People say Kleinhans Music Hall is all curves. Such is its sleek, modern grace.
But the hall began in the usual pedestrian way, with a cornerstone. And it's appropriate we celebrate the anniversary of the laying of that cornerstone, on Sept. 12, 1939. It was the moment when one of Buffalo's most audacious buildings came into being.
Kleinhans Music Hall, which marked its 75th anniversary with fanfare in 2015, is one of those treasures that are bigger than Buffalo deserves, given our comparatively modest size and finances.
Finnish architects Eliel and Eero Saarinen, a father and son team, managed to make the hall simultaneously, classic and contemporary. Like Frank Lloyd Wright, they even designed accessories especially for the building. Couches, chairs, and water fountains have a streamlined design meant to complement the hall. Backstage dressing rooms feature mirrors and lights unique to Kleinhans. A visiting artist's Kleinhans experience begins even before he or she walks out on stage.
Huge doors, sky high, open into the Mary Seaton Room. The restrooms are not merely restrooms. Signs with understated, silver-screen elegance direct you to "Men's Lounge" and "Powder Room." The warmth of the woodwork is intentional. The Saarinens intended it to pay homage to Buffalo's arts and crafts traditions. The wood helps the superior acoustics, which are somehow always state of the art.
How to observe this occasion? Start by viewing The Buffalo News' gallery on the beginnings of Kleinhans. Then, take a daytime jaunt to Symphony Circle. Take the opportunity to admire the hall's exterior. Too often, we overlook it in our hurry to get inside.
Walk around the outside of the hall. Rest your eyes and your spirit as you gaze at the reflecting pool. Appreciate how it accentuates the curves of the building, which with a little imagination could suggest a stringed instrument. Pay a visit to Frederic Chopin and Giuseppe Verdi, who look down benevolently over the east lawn.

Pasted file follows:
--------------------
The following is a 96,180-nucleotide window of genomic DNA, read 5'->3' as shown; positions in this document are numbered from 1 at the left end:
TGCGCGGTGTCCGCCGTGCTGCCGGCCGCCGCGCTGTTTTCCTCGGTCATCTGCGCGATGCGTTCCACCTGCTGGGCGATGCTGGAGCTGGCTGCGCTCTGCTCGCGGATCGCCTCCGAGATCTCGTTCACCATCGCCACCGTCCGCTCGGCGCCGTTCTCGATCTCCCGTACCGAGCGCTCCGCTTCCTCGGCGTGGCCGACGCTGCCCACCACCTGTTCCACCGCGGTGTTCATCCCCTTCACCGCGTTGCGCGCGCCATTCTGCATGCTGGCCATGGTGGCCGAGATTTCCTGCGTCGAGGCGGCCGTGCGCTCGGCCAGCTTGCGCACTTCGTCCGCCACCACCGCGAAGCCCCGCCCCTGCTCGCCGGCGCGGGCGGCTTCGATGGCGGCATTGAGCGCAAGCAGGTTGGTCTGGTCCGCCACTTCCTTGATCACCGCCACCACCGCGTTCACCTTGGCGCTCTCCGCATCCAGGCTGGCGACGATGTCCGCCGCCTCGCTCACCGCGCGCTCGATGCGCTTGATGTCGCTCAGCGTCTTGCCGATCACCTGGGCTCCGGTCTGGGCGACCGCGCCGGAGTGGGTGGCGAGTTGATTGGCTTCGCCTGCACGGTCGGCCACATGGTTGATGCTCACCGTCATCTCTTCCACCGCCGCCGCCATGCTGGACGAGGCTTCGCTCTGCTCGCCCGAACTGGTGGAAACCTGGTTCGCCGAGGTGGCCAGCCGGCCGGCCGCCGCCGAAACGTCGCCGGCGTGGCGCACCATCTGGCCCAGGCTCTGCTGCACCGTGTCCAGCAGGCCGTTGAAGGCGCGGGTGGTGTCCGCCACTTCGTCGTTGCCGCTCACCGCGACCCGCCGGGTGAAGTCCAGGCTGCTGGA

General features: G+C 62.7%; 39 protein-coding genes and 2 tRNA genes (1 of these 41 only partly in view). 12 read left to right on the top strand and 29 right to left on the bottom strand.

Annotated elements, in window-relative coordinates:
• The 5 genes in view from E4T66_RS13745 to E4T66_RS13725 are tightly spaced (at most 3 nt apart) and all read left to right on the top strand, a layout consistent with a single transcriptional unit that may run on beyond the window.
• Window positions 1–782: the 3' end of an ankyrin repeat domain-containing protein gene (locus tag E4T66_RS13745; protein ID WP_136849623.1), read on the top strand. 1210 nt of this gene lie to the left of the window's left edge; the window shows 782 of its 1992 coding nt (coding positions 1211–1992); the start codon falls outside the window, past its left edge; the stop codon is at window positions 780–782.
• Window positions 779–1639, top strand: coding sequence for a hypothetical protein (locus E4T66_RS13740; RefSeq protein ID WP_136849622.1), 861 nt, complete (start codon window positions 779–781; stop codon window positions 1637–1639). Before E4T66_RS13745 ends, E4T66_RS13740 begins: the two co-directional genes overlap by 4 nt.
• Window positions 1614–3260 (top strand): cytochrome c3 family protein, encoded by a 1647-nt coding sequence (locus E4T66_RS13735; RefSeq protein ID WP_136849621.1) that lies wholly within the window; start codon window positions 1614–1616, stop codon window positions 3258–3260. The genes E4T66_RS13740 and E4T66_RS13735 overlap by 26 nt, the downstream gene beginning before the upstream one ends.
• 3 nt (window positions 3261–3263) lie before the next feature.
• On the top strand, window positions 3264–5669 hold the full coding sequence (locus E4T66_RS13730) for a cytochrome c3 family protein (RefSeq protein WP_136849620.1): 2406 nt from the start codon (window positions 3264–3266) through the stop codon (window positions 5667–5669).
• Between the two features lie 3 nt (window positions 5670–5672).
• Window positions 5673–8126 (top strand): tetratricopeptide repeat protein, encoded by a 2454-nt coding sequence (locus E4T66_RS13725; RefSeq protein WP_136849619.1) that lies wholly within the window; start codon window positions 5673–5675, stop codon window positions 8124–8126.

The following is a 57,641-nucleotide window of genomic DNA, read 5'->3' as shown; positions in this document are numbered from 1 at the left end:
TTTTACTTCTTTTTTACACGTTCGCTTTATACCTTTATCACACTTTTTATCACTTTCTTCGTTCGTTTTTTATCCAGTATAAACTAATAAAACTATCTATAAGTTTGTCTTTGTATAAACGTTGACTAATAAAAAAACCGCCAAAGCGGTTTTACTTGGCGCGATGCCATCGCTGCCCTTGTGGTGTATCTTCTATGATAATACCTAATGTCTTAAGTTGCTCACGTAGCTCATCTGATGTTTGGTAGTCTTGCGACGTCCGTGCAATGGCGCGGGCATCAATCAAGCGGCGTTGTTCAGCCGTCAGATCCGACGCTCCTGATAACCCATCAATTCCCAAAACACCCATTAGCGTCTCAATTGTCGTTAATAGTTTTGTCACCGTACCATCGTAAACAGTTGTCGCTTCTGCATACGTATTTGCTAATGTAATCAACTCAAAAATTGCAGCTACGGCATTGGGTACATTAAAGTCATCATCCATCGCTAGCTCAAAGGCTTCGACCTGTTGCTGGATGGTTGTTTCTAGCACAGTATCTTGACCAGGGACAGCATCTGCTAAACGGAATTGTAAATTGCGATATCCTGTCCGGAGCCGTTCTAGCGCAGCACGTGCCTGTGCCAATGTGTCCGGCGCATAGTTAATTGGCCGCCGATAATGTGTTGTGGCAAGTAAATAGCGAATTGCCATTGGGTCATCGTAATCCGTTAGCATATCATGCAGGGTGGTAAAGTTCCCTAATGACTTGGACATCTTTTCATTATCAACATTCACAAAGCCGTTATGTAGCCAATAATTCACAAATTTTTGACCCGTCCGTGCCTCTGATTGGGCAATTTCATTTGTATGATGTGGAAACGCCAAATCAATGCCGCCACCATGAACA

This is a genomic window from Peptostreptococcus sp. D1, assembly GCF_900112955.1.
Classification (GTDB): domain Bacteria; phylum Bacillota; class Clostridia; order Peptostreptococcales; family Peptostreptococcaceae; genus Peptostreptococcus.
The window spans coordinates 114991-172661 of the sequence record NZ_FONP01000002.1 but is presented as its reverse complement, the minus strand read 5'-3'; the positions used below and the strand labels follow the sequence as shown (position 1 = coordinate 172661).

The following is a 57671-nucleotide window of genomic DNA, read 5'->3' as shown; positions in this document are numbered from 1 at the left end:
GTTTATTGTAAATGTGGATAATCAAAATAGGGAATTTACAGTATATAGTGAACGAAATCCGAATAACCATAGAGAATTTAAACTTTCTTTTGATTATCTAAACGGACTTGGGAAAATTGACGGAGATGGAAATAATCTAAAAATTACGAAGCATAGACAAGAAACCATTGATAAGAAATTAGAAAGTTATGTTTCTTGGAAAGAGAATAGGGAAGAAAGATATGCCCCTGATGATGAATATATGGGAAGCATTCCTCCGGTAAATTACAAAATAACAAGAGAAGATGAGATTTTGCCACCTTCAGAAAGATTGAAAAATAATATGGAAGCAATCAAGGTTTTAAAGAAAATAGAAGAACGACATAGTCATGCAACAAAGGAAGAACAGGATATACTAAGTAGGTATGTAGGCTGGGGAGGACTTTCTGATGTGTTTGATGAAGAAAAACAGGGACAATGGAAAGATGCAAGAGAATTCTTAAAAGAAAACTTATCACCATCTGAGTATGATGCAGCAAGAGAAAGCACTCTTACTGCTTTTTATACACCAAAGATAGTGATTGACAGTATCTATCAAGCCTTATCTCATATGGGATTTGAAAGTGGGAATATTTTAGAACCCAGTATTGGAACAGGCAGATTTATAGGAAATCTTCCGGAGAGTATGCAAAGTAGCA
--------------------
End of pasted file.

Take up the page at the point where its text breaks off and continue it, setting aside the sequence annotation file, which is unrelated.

Do a 360 to take in the beauty of this corner of the world. Kleinhans is the only major concert hall located in a residential neighborhood. Visiting musicians often remark on that.
Take time to contemplate not only the vision of the Saarinens, but the generosity of Edward Kleinhans. The wealthy Buffalo haberdasher opened his men's clothes store in 1893 in the Brisbane Building. He and his wife, Mary Seaton Kleinhans, died within weeks of each other in 1934. They bequeathed their entire estate to the Buffalo Foundation to build this music hall. It was one of the few projects of its scale to be built during the Great Depression.
Kleinhans marked its 75th anniversary in 2015. The celebration continues. When you have looked at it from all angles, step inside and visit the box office. The Buffalo Philharmonic Orchestra's fall season starts Sept. 17. Pick up a brochure to see what's coming up. Seeing the BPO at Kleinhans is on The Buffalo News' list of 100 Things Every Western New Yorker should do at least once. This hall belongs to all of us.
Don't be a stranger.